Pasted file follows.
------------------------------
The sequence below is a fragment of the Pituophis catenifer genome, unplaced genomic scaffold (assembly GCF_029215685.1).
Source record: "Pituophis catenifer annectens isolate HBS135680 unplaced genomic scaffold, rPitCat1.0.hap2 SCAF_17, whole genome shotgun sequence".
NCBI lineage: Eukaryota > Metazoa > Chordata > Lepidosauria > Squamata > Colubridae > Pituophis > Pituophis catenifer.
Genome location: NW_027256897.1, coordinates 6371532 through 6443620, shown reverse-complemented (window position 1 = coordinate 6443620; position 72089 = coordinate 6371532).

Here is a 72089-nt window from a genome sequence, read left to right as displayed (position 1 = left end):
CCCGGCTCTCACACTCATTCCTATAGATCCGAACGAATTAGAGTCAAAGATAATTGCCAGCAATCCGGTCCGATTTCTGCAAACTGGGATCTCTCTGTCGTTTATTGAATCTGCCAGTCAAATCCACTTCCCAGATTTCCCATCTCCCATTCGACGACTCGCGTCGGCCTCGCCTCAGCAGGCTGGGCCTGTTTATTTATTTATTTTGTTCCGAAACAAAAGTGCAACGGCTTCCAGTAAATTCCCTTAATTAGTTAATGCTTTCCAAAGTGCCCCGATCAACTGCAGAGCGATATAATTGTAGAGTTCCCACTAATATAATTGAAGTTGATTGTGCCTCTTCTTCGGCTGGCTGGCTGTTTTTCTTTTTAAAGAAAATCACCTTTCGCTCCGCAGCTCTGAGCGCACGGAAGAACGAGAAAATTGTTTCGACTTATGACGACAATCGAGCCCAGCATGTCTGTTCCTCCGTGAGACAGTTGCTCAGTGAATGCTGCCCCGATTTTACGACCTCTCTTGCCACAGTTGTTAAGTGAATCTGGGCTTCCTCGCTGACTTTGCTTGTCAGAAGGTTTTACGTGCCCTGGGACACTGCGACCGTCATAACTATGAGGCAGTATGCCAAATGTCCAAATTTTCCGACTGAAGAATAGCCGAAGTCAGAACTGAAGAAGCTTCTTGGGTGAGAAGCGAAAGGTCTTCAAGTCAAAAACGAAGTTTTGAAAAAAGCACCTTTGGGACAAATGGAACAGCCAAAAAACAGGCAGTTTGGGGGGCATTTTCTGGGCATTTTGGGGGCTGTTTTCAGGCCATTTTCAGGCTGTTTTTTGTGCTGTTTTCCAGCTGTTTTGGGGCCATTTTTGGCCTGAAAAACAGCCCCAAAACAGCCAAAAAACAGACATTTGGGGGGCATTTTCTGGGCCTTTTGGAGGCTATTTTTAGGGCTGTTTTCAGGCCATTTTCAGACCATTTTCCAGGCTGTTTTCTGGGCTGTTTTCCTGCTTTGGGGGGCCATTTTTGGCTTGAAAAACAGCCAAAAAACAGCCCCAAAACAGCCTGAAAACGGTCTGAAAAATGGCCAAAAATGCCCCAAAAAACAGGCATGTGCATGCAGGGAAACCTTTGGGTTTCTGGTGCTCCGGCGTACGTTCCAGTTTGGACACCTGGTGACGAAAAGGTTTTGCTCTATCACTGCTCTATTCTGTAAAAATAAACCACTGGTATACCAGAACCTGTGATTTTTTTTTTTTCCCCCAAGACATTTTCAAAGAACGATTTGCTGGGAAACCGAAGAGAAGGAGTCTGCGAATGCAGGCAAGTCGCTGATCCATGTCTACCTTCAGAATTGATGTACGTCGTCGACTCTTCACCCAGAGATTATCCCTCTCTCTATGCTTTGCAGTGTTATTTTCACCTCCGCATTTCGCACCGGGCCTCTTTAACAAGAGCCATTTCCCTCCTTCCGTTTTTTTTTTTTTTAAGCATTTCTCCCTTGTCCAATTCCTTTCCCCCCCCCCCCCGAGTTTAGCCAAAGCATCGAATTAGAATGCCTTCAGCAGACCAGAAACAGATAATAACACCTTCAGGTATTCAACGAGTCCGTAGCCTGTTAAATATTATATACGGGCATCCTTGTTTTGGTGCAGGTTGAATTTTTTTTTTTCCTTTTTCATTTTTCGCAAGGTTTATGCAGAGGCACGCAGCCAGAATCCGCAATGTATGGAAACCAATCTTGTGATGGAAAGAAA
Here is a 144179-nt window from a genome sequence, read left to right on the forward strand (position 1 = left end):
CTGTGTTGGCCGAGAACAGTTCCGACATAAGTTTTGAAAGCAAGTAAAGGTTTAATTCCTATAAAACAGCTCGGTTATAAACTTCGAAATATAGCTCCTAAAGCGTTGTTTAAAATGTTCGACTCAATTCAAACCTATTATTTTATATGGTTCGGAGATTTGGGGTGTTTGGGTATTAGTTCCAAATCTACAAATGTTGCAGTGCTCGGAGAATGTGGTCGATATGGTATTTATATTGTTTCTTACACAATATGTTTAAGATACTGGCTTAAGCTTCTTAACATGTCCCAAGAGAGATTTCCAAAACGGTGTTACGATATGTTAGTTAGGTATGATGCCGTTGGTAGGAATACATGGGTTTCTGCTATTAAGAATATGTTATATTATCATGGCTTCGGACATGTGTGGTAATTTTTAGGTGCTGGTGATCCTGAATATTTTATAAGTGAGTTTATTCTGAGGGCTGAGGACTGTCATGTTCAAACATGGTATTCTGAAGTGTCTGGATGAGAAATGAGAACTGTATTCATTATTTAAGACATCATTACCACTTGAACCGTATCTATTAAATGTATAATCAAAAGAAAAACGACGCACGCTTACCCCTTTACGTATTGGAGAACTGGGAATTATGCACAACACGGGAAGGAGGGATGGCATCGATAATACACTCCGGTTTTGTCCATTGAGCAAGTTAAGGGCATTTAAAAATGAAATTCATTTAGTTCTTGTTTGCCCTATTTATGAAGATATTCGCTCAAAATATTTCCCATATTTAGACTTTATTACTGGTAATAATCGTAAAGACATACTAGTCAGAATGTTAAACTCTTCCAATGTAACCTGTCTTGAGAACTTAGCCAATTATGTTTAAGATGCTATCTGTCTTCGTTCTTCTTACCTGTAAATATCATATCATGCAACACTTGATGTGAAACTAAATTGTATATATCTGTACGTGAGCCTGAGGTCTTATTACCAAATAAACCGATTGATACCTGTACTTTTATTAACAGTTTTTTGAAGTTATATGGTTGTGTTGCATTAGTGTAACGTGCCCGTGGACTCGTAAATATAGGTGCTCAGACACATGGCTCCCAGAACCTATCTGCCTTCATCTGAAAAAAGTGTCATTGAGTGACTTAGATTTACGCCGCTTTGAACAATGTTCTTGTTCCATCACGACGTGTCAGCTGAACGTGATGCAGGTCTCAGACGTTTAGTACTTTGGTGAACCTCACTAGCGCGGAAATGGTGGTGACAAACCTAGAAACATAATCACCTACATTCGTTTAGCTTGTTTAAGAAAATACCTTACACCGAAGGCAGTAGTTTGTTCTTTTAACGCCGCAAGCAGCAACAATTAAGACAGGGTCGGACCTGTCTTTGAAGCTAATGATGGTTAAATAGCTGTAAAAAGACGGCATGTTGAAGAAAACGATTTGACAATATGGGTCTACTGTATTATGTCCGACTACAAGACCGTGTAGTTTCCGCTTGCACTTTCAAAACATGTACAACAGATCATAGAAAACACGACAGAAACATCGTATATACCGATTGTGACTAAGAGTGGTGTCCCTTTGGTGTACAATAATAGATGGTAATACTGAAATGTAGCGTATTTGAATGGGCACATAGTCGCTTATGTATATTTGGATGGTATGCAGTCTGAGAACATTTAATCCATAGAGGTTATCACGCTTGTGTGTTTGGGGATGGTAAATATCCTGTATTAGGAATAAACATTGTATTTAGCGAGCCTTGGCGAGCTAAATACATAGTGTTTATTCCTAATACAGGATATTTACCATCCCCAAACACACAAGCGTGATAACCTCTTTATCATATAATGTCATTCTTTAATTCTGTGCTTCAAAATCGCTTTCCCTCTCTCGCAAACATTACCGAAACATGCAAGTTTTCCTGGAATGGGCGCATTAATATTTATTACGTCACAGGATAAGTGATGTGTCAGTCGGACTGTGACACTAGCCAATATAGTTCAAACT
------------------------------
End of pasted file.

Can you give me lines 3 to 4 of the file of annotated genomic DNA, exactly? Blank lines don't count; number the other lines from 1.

NCBI lineage: Eukaryota > Metazoa > Chordata > Lepidosauria > Squamata > Colubridae > Pituophis > Pituophis catenifer.
Genome location: NW_027256897.1, coordinates 6371532 through 6443620, shown reverse-complemented (window position 1 = coordinate 6443620; position 72089 = coordinate 6371532).